The backwoods moonshining business birthed one of the nation's most popular sports in NASCAR, so it fits that the state's newest legal moonshine distillery is under the same roof as the Georgia Racing Hall of Fame.
In fact, the distillery - Dawsonville Moonshine Distillery on Hwy. 53 in Dawsonville - can't make the liquor fast enough to take the checkered flag ahead of its demand.
The distillery, which shares space with the hall of fame and Dawsonville's city hall, produced its first batch of liquor at the end of October, just in time for the annual Mountain Moonshine Festival.
That batch sold out quickly and the second is in the distribution phase. Distillers are working on the third batch of corn whiskey.
Cheryl Wood, the distillery's owner, was working with a phone company only months ago. Her dream, which took months of planning and permits, along with thousands in borrowed money, is turning into a reality.
"I decided that I would just go for this full time," she said. "This is my dream, and I didn't want to be an old lady laying [in] the bed thinking, ‘What if? What if? What if?' No. I don't play ‘what if' very well. So I just went for it, and I'm super excited that it's gone over so well and that I have the support that I do."
It makes sense, really. Wood comes from a family of moonshiners. Her granddaddy, Simmie Free, was a famous moonshiner in Tiger.
Wood has also brought Bob Suchke, the "still hand," and longtime distiller Dwight Bearden, the "backwoods distiller," on board. The three bring with them generations of experience in the trade.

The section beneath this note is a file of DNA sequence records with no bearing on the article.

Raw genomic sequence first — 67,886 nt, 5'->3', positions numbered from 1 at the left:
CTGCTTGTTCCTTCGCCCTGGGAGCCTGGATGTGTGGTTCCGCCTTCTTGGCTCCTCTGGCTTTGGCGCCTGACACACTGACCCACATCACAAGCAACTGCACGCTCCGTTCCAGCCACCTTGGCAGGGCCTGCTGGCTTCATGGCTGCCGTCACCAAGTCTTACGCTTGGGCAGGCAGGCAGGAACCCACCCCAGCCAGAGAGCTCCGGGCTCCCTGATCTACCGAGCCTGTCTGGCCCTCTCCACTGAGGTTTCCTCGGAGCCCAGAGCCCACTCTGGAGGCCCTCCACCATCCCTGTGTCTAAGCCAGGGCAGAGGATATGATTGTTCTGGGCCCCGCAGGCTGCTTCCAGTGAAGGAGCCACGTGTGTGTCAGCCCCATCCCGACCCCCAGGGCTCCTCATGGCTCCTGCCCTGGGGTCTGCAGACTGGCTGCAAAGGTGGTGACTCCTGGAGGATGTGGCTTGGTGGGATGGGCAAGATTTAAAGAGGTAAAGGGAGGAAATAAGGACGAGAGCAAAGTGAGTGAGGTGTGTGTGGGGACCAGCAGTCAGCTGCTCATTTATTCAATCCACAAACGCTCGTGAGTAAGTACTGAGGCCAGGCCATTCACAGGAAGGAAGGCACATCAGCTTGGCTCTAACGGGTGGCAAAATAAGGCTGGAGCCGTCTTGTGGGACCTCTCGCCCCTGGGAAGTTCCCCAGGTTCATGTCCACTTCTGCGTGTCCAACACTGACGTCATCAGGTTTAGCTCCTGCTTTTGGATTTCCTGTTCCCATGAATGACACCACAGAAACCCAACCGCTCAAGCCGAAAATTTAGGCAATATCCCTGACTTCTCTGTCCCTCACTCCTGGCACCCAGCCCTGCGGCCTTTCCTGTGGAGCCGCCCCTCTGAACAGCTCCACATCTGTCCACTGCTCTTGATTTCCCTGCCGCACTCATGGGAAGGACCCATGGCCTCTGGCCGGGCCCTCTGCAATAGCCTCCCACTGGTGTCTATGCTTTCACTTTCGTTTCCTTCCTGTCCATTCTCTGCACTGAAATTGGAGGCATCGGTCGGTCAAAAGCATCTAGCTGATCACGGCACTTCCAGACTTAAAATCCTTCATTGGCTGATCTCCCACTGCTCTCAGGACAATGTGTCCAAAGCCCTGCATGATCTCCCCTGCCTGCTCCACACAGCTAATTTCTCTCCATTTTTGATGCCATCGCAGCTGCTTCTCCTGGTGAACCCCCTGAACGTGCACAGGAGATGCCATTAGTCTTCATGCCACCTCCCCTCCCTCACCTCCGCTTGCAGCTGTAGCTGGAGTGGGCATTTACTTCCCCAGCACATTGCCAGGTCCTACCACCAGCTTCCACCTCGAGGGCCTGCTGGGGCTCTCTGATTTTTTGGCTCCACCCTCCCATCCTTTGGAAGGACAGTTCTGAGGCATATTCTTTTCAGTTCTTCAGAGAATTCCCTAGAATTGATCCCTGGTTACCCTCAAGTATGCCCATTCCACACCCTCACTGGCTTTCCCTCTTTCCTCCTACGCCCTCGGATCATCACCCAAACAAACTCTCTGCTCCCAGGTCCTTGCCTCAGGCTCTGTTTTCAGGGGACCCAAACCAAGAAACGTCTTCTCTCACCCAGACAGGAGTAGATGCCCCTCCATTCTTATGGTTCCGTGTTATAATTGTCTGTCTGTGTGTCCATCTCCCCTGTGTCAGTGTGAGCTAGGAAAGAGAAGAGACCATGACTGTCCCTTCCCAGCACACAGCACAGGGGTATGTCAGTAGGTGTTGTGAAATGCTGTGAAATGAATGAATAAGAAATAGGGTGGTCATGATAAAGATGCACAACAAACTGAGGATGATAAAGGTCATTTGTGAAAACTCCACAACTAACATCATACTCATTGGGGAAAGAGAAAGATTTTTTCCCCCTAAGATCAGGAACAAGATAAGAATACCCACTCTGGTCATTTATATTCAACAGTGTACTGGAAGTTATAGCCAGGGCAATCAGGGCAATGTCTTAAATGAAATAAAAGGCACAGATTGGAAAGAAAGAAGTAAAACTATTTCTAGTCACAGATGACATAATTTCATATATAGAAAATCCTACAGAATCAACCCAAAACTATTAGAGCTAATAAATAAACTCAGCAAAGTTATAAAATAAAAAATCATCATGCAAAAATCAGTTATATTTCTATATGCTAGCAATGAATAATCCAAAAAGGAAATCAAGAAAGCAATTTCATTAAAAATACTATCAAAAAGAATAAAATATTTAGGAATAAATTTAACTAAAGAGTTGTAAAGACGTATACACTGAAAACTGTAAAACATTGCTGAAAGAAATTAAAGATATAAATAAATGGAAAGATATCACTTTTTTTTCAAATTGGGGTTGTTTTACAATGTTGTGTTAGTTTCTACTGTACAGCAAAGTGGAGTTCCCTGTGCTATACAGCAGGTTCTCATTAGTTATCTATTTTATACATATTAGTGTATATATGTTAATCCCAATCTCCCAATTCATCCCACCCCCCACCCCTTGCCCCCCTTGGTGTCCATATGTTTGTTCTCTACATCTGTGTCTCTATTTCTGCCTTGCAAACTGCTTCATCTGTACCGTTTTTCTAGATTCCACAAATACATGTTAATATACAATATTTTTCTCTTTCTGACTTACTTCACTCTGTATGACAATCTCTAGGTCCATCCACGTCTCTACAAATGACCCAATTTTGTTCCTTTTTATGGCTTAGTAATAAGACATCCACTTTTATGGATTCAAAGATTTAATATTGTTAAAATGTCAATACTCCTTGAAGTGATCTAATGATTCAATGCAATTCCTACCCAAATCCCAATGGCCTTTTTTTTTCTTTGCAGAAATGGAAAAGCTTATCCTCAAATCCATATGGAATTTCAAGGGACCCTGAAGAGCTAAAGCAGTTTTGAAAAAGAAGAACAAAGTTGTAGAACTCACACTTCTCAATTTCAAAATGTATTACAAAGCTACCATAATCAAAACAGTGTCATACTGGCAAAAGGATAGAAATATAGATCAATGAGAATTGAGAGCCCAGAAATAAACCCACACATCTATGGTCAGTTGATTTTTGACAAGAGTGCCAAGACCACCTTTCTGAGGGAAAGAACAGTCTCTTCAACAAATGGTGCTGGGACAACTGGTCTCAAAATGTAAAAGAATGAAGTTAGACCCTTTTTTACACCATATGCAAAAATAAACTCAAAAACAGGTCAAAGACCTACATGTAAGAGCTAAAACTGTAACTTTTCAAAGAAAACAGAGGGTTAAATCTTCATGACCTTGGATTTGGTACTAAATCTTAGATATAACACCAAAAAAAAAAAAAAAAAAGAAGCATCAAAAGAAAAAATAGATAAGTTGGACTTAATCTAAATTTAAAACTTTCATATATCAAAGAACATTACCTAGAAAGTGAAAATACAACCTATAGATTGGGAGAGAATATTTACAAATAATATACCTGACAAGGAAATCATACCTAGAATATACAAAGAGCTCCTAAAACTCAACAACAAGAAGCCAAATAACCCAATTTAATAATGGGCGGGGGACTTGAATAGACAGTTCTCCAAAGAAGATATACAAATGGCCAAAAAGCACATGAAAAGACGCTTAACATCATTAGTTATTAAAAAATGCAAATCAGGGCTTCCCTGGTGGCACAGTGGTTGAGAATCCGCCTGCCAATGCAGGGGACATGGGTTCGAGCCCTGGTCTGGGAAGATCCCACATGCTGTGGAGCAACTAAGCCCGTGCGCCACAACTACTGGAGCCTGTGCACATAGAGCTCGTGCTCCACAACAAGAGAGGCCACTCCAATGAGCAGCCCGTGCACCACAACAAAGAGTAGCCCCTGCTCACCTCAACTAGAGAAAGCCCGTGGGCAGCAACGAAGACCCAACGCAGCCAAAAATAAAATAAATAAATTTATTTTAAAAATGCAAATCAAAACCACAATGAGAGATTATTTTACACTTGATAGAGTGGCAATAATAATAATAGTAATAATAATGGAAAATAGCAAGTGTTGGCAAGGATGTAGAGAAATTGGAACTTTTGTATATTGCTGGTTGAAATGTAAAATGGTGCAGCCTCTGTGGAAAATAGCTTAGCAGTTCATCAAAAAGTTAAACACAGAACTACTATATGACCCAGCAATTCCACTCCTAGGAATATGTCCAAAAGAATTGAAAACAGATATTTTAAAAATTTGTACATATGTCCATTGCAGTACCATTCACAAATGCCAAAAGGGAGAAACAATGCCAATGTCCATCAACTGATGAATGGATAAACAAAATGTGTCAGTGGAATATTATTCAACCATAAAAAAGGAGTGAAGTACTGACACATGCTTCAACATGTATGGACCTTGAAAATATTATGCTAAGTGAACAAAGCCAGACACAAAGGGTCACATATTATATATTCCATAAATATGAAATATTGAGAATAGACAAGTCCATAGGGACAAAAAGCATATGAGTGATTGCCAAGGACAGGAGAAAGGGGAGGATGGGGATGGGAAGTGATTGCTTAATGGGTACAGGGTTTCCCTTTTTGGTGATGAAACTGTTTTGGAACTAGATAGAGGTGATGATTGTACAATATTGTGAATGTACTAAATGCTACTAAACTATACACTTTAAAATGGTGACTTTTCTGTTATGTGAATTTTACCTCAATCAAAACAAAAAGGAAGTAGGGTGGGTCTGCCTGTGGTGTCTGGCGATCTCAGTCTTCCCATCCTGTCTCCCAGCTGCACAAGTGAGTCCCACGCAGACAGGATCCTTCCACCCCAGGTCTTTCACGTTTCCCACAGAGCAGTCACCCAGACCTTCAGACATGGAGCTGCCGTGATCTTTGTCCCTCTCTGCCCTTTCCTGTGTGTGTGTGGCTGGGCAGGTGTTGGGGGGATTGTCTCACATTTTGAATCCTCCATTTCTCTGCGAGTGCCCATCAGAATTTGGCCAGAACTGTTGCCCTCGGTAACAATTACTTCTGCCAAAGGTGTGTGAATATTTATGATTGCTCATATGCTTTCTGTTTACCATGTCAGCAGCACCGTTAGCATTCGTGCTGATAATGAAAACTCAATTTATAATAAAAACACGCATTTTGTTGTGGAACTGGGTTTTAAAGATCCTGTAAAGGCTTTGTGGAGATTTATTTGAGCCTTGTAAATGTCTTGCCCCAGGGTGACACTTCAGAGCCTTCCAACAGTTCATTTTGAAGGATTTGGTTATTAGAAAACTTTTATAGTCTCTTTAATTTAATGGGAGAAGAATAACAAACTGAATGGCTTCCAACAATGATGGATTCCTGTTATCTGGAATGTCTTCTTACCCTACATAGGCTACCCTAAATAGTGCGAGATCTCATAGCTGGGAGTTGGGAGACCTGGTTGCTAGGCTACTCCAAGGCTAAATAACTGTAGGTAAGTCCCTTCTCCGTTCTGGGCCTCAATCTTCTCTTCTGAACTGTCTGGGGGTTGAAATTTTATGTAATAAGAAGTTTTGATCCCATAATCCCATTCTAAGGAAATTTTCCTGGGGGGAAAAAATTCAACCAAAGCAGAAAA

"It helped feed us, my family, as a kid," said Bearden, who added that he is a fourth-generation moonshiner. "It's part of history. Some people don't like it because they've had a bad experience with it or with a family member or this, that and the other.
"Regardless, it's part of the history, especially right here [in Dawsonville]."
The group, for now, is using a 250-gallon copper still, along with two 415-gallon and one 1,050-gallon stainless steel mash tanks to produce the liquor. There are plans to add more equipment and help.
"We are hoping to expand," Bearden said. "This is just a small-batch distillery and we do stuff the old-timey way. There's a lot we have to go through to do it that way, but it's well worth it."
The distillery's product, actually, is 100 percent made from scratch and does not use sugar in the mash, as many distillers do.
"What sets us apart from the other moonshiners is we're not using any sugar at all," Wood said. "This is pure corn whiskey, and it's a very old-timey recipe, and we make our own corn malt, so everything is handmade and hand-crafted.
"I kind of compare it to you can get a cake made from cake mix or you can get one made from scratch. So, we're the real deal."
The response from those who have tasted it, including other distillers, has been nothing but positive.
"I've never heard anybody make anything other than a favorable comment about it," Suchke said. "So we're real pleased and everybody likes it."
The distillery, contractually named Free Spirits Distillery LLC in honor of Free, soon will start offering tours and tastings. It will be the first in the state to do so after a bill allowing tastings cleared the General Assembly this year.
Around the holidays, Wood said the group also will start making apple pie moonshine, along with apple brandy.
"The corn whiskey is our flagship product, but we'll be coming out with different products as well," she said.
But don't expect the distillery to stop there. The hard work and legal tape is worth the effort when the product is something you love.
"It just gets in your blood," Bearden said.